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Thursday, August 1, 2013

An inspirational story from Madame Stella

Yesterday Sophie, Grace and I went to visit an organisation called Gigdev in Tamale, which works in ‘girls’ growth and development’. We were intrigued to learn more about this project, and its setup, to give us some guidelines for setting up our own, young person focused project in West Mampousi.
The first things that struck me on arrival was the discipline and focus of the uniformed girls working there, and the wealth of information laid out for them all around. There were leaflets and posters with advice and information on health issues, safety issues and legal issues; from instructions on how to register to vote to warnings about sex trafficking. It was immediately clear that these young ladies were being very well respected, and cared for here.
We met up with the founder of the foundation, Madame Stella, who is one of the most inspiring women I think I have ever met. And this, is her story:
Stella had worked as a nurse all of her life until she retired, with poorly legs which required crutches. But, seeing the vulnerability of young girls with no skills or education drove her far away from the peaceful, restful retirement that many would dream of.
She was sat in her house one afternoon, when she noticed five girls, fighting. She went to go and break it up, and asked them why they were not in school, and whether it was because they did not want to learn? They insisted that they very much did want to learn actually, because they wanted to be able to work, and Madame Stella took this as an opportunity to invite them for a lesson in sewing the next day. She told them that they should come back at the same time the next day, with old clothes which they had scrubbed clean overnight.
The next day, at 2 o’clock as arranged, they arrived with their material and learnt to sew buttons. Impressed with their eagerness she asked them what else they would like to learn, and they said that they wanted to be able to speak English. So, using the walls of her house as a whiteboard, and charcoal as a pen, she began to teach them their alphabet, and so the programme began!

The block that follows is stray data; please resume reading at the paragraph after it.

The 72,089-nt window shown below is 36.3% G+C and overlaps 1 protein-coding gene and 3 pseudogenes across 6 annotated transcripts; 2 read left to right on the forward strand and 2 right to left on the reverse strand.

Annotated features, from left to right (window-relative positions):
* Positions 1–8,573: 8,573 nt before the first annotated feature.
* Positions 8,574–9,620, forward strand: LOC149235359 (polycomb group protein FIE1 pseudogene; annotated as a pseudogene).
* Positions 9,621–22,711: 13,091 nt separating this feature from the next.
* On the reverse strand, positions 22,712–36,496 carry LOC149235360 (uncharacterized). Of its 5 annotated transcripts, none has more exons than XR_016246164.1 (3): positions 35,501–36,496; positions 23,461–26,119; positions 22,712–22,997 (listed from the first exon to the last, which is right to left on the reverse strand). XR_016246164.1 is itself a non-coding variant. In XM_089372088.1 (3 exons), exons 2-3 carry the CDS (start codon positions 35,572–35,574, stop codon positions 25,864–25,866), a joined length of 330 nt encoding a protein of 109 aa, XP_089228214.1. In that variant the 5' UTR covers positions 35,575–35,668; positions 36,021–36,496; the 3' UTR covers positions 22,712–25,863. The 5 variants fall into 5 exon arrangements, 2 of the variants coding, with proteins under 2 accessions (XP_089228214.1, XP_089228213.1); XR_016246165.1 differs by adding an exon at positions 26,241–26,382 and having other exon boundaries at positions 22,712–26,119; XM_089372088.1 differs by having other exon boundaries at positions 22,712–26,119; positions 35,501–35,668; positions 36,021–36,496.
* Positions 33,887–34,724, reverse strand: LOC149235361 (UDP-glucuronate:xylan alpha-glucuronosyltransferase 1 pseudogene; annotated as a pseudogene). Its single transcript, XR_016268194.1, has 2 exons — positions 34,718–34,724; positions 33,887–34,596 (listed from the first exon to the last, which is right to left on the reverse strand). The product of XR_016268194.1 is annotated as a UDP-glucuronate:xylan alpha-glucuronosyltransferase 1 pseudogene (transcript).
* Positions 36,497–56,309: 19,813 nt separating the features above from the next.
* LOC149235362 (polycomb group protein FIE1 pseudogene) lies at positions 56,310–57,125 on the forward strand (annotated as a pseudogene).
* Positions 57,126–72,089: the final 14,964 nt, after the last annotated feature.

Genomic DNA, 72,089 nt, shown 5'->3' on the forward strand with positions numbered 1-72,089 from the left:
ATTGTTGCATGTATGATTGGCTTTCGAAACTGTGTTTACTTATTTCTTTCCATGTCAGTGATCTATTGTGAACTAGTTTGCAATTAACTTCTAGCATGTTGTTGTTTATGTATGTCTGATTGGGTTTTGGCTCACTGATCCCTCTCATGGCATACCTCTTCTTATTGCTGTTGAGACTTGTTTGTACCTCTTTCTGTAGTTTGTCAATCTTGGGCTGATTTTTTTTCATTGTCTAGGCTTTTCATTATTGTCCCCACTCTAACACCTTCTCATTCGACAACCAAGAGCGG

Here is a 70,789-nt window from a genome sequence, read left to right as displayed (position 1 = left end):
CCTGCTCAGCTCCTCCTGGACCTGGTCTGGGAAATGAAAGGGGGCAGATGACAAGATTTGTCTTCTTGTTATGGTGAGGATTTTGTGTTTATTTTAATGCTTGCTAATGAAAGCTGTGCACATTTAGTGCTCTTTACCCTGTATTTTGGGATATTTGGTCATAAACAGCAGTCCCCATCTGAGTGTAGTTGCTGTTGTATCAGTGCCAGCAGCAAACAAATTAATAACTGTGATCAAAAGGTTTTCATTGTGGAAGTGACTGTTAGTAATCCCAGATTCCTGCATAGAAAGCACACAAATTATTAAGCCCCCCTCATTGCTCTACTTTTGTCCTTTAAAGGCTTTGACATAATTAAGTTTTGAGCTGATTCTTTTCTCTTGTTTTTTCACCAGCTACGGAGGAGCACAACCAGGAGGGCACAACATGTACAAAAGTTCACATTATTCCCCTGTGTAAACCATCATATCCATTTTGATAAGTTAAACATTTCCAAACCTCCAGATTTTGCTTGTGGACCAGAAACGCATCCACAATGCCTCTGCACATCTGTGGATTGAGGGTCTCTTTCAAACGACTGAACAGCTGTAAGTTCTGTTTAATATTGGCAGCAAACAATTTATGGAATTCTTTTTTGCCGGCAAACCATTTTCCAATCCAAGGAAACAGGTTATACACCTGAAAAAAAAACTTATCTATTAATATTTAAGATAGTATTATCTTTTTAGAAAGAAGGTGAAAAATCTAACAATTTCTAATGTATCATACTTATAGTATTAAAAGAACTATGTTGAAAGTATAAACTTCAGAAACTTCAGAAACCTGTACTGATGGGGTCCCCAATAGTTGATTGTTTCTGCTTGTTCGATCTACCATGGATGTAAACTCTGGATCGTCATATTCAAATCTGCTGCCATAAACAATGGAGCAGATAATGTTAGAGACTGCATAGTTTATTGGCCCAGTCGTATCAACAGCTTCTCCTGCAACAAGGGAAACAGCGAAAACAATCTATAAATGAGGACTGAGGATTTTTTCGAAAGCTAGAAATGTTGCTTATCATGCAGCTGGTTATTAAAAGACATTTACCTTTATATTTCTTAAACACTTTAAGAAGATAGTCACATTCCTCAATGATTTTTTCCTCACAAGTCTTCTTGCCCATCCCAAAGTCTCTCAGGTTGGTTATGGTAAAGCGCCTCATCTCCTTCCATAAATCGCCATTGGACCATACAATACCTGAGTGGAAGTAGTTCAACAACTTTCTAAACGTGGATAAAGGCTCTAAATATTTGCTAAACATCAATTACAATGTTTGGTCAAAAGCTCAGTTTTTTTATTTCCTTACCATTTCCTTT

Within three days the number of students had increase to eight, and from there it just kept rising. Madame Stella found help in an assembly man, who joined her in teaching to allow two classes. Her school grew until by 2 o’clock everyday girls could be seen walking to her house from many different towns in all directions, and she did her best always to accommodate each of them.
As her group grew Madame Stella approached the bank for money to buy more chairs, however the bank manager told her that she couldn’t, as she was in debt. He suggested she talk to an NGO about her project to find funding, and so she found herself in a taxi to action aid.
Fortunately they were able to help, and she was able to expand her programme. She tells of the moment that she put the first check in the bank, which felt to her like an official beginning, and with her new bank account she christened the project ‘Gigdev’.
Now the project has been running for 15 years, and management has passed to Stella’s daughter due to further problems with her legs. Girls who come from far away are provided with a dormitory to sleep in, somewhere where they are allowed to sing and dance (unlike with previous landlords)! They study English, maths, sewing, hairdressing and cookery, with international volunteers leading the maths and English. All of this is kept in check by Madame Stella and her keen eye, watching from her home across the road!
As well as tugging on our heart strings, this story has brought us fresh motivation for our project aimed at increasing the livelihoods of young boys.
 Onwards and upwards we go!
By Beccy